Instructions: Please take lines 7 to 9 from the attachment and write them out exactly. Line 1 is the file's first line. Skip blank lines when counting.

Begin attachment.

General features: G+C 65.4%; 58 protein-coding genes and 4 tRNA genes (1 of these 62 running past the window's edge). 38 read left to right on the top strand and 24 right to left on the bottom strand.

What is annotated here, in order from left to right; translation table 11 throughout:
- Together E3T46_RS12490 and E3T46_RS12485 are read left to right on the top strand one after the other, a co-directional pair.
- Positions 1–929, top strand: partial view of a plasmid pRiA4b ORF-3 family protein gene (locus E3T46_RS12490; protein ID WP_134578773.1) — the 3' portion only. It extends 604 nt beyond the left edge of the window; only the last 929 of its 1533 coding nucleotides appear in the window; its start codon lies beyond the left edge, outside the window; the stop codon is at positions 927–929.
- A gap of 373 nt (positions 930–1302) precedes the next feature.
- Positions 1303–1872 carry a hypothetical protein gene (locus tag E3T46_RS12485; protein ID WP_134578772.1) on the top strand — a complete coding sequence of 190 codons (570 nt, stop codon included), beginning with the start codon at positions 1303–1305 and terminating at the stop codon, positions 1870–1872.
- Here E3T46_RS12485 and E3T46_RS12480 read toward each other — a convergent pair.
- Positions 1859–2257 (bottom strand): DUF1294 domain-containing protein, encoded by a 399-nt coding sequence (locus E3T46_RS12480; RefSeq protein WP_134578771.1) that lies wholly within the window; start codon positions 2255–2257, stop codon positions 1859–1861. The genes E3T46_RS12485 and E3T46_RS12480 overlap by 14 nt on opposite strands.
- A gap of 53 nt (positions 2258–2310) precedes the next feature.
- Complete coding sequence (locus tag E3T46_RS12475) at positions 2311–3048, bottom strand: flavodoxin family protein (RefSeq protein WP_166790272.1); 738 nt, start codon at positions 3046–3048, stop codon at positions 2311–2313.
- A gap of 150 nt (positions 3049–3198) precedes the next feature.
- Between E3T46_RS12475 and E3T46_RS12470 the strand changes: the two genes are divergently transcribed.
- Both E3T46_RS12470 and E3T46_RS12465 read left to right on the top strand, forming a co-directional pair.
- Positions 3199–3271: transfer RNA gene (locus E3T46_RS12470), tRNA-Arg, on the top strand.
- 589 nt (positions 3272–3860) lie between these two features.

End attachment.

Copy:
- Here E3T46_RS12485 and E3T46_RS12480 read toward each other — a convergent pair.
- Positions 1859–2257 (bottom strand): DUF1294 domain-containing protein, encoded by a 399-nt coding sequence (locus E3T46_RS12480; RefSeq protein WP_134578771.1) that lies wholly within the window; start codon positions 2255–2257, stop codon positions 1859–1861. The genes E3T46_RS12485 and E3T46_RS12480 overlap by 14 nt on opposite strands.
- A gap of 53 nt (positions 2258–2310) precedes the next feature.